University of Virginia Library


A lamp in archway hangs from key—
A lamp whose sidelong rays are shed
On a slim vial set in bed
Of door-post all of masonry.
That vial hath the Gentile vexed;
Within it holds Talmudie text.
Or charm. And there the Black Jew sits,
Abdon the host. The lamp-light flits
O'er reverend beard of saffron hue
Sweeping his robe of Indian blue.
Disturbed and troubled in estate,
Longing for solacement of mate.
Clarel in court there nearer drew,
As yet unnoted, for the host
In meditation seemed engrossed,
Perchance upon some line late scanned
In leathern scroll that drooped from hand.
Ere long, without surprise expressed,
The lone man marked his lonelier guest.
And welcomed him. Discourse was bred;
In end a turn it took, and led


To grave recital. Here was one
(If question of his word be none)
Descended from those dubious men,
The unreturning tribes, the Ten
Whom shout and halloo wide have sought,
Lost children in the wood of time.
Yes, he, the Black Jew, stinting naught,
Averred that ancient India's clime
Harbored the remnant of the Tribes,
A people settled with their scribes
In far Cochin. There was he born
And nurtured, and there yet his kin,
Never from true allegiance torn,
Kept Moses' law.
Cochin, Cochin
(Mused Clarel), I have heard indeed
Of those Black Jews, their ancient creed
And hoar tradition. Esdras saith
The Ten Tribes built in Arsareth—
Eastward, still eastward. That may be.
But look, the scroll of goat-skin, see
Wherein he reads, a wizard book;
It is the Indian Pentateuch
Whereof they tell. Whate'er the plea
(And scholars various notions hold
Touching these missing claus of old),
This seems a deeper mystery;
How Judah, Benjamin, live on—
Unmixed into time's swamping sea
So far can urge their Amazon.
He pondered. But again the host,
Narrating part his life-time tossed,
Told how, long since, with trade in view,
He sailed from India with a Jew
And merchant of the Portuguese
For Lisbon. More he roved the seas


And marts, till in the last event
He pitched in Amsterdam his tent.
“There had I lived my life,” he said.
“Among my kind, for good they were;
But loss came—loss, and I was led
To long for Judah—only her.
But see.” He rose, and took the light
And led within: “There ye espy
What prospect's left to such as I—
Yonder!”—a dark slab stood upright
Against the wall; a rude grave-stone
Sculptured, with Hebrew ciphers strown.
“Under Moriah it shall lie—
No distant date, for very soon,
Ere yet a little, and I die.
From Ind to Zion have I come,
But less to live, than end at home.
One other last remove!” he sighed,
And meditated on the stone,
Lamp held aloft. That magnified
The hush throughout the dim unknown
Of night—night in a land how dead!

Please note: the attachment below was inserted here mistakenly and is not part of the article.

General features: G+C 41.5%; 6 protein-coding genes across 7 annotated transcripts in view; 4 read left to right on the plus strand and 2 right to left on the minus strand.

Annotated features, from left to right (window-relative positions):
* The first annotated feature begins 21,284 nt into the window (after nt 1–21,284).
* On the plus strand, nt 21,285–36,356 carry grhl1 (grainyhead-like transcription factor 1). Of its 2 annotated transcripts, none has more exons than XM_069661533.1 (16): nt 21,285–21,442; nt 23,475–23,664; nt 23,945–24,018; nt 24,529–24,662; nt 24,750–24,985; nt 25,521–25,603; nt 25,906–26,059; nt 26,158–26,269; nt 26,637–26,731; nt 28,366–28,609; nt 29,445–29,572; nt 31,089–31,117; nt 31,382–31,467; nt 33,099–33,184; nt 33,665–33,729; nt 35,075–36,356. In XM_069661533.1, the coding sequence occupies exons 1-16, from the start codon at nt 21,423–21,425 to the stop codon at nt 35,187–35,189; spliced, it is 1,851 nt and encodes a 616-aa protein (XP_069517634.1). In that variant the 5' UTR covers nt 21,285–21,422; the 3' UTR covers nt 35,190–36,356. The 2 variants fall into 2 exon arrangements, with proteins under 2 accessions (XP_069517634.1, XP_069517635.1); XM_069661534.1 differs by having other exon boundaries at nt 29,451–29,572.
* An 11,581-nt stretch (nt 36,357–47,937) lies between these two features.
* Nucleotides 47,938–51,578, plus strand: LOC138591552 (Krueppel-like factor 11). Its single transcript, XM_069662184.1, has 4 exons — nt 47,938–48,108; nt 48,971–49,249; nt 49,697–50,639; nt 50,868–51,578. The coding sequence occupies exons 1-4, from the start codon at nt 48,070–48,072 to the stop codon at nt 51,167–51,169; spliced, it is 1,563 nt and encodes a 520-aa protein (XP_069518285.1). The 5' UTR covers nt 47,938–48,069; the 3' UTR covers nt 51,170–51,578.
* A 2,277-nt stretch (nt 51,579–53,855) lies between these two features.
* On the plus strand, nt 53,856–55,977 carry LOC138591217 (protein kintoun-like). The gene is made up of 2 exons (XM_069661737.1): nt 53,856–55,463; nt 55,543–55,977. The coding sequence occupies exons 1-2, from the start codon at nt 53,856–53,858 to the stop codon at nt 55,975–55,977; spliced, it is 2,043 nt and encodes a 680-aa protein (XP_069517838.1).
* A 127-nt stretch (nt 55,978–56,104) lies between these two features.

Thro' Clarel's heart the old man's strain
Dusky meandered in a vein
One with the revery it bred;
His eyes still dwelling on the Jew
In added dream—so strange hif shade
Of swartness like a born Hindoo,
And wizened visage which betrayed
The Hebrew cast. And subtile yet
In ebon frame an amulet
Which on his robe the patriarch wore—
And scroll, and vial in the door,
These too contributed in kind.
They parted. Clarel sought his cell
Or tomb-like chamber, and—with mind


To break or intermit the spell,
At least perplex it and impede—
Lighted the lamp of olive oil,
And, brushing from a trunk the soil—
'Twas one late purchased at his need—
Opened, and strove to busy him
With small adjustments. Bootless cheer!
While wavering now, in chanceful skim
His eyes fell on the word Judæa
In paper lining of the tray,
For all was trimmed, in cheaper way,
With printed matter. Curious then
To know this faded denizen,
He read, and found a piece complete,
Briefly comprised in one poor sheet:
“The World accosts—
“Last one out of Holy Land,
What gift bring'st thou? Sychem grapes?
Tabor, which the Eden drapes,
Yieldeth garlands. I demand
Something cheery at thy hand.
Come, if Solomon's Song thou singest,
Haply Sharon's rose thou bringest.”
The Palmer replies:
“Nay, naught thou nam'st thy servant brings,
Only Judæa my feet did roam;
And mainly there the pilgrim clings
About the precincts of Christ's tomb.
These palms I bring—from dust not free,
Since dust and ashes both were trod by me.”
O'er true thy gift (thought Clarel). Well,
Scarce might the world accept, 'twould seem.
But I, shall I my feet impel
Through road like thine and naught redeem?


Rather thro' brakes, lone brakes. I wind:
As I advance they close behind.—
Thought's burden! on the couch he throws
Himself and it—rises, and goes
To peer from casement. 'Twas moonlight,
With stars, the Olive Hill in sight,
Distinct, yet dreamy in repose,
As of Katahdin in hot noon,
Lonely, with all his pines in swoon.
The nature and evangel clashed,
Rather, a double mystery flashed.
Olivet, Olivet do I see?
The ideal upland, trod by Thee?
Up or reclined, he felt the soul
Afflicted by that noiseless calm.
Till sleep, the good nurse, deftly stole
The bed beside, and for a charm
Took the pale hand within her own,
Nor left him till the night was gone.